For example, the protective layer can be formed by providing the dielectric tape layer, and forming the conductive traces 39A and 39B thereon. The adhesive layer 37 can then be spray coated or spun on the dielectric tape layer. The dielectric tape layer and the adhesive layer 37 can then be patterned to exposed portions of the conductive traces 39A and 39B to be bonded with respective input/output pads 25A and 25B, and to provide the dielectric tape 35 shown in FIG. 2D.

The protective layer 34 is attached to the corresponding portions of the dielectric support layer 33A as shown in FIG. 2E. The protective layer can be attached using techniques similar to those used in tape automated bonding. The adhesive layer 37 provides a bond between the protective layer 34 and the dielectric support layer 33A. In addition, a baking and/or curing step can be used to increase adhesion between the protective layer and the integrated circuit device. The baking and/or curing step can alternately be performed at a later point in processing. Accordingly, a cavity 41 is provided adjacent the active region 23 including the radio frequency circuitry 21. Alternately, the protective layer 34 can be bonded to the dielectric support layer 33A without the adhesive layer. For example, reflow characteristics of the dielectric support layer 33A and/or the dielectric tape 35 can provide adhesion with the addition of a curing step.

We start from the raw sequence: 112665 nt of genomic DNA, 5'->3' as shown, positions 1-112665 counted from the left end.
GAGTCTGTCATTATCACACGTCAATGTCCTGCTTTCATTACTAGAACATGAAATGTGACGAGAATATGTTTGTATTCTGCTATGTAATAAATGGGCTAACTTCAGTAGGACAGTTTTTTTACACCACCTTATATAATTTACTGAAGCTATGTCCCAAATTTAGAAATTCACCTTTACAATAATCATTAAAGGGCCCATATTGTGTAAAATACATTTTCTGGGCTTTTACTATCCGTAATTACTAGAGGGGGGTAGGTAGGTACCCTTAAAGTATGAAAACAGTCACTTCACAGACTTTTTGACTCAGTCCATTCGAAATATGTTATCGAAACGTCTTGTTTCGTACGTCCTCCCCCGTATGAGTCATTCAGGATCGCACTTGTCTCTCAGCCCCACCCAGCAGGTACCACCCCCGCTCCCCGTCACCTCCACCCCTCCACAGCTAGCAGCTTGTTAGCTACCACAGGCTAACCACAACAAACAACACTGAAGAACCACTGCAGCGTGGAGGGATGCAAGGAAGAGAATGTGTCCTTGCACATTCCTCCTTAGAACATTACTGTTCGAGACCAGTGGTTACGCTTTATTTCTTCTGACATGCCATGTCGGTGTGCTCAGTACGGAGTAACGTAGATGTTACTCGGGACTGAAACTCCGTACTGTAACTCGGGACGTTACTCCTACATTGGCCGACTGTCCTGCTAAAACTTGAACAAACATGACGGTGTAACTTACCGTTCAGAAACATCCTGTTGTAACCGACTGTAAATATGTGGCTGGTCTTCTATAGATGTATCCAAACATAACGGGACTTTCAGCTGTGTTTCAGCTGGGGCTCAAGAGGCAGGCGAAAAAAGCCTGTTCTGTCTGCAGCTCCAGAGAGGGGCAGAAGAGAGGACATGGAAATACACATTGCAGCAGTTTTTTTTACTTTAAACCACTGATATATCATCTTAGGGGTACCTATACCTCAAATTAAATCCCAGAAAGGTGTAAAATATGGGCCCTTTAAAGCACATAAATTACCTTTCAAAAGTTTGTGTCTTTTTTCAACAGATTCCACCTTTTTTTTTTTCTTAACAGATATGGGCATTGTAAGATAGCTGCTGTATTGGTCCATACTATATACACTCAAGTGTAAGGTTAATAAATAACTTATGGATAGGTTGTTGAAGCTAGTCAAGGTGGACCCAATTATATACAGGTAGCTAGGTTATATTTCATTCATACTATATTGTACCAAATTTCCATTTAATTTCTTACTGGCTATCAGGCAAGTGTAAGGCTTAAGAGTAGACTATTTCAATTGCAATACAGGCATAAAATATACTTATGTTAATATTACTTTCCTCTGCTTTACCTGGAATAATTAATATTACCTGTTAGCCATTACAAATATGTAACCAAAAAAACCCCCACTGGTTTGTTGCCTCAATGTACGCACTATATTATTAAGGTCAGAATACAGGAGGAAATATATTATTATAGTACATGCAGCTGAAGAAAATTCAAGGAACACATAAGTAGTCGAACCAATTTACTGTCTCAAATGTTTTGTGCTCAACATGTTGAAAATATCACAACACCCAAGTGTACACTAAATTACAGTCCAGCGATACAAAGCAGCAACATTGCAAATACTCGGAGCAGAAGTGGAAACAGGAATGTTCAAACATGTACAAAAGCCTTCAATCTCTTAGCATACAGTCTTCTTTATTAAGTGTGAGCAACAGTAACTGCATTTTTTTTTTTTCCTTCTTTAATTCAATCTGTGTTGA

As also shown in FIG. 2E, the conductive traces 39A and 39B are bonded with the respective input/output pads 25A and 25B. The conductive traces can be bonded with the input/output pads at the same time the protective layer is attached to the dielectric support layer 33A. Alternately, the conductive traces can be bonded after attaching the protective layer. In particular, the conductive traces can be bonded using a wirebonding tool such as a thermosonic wirebonding tool used in tape automated bonding.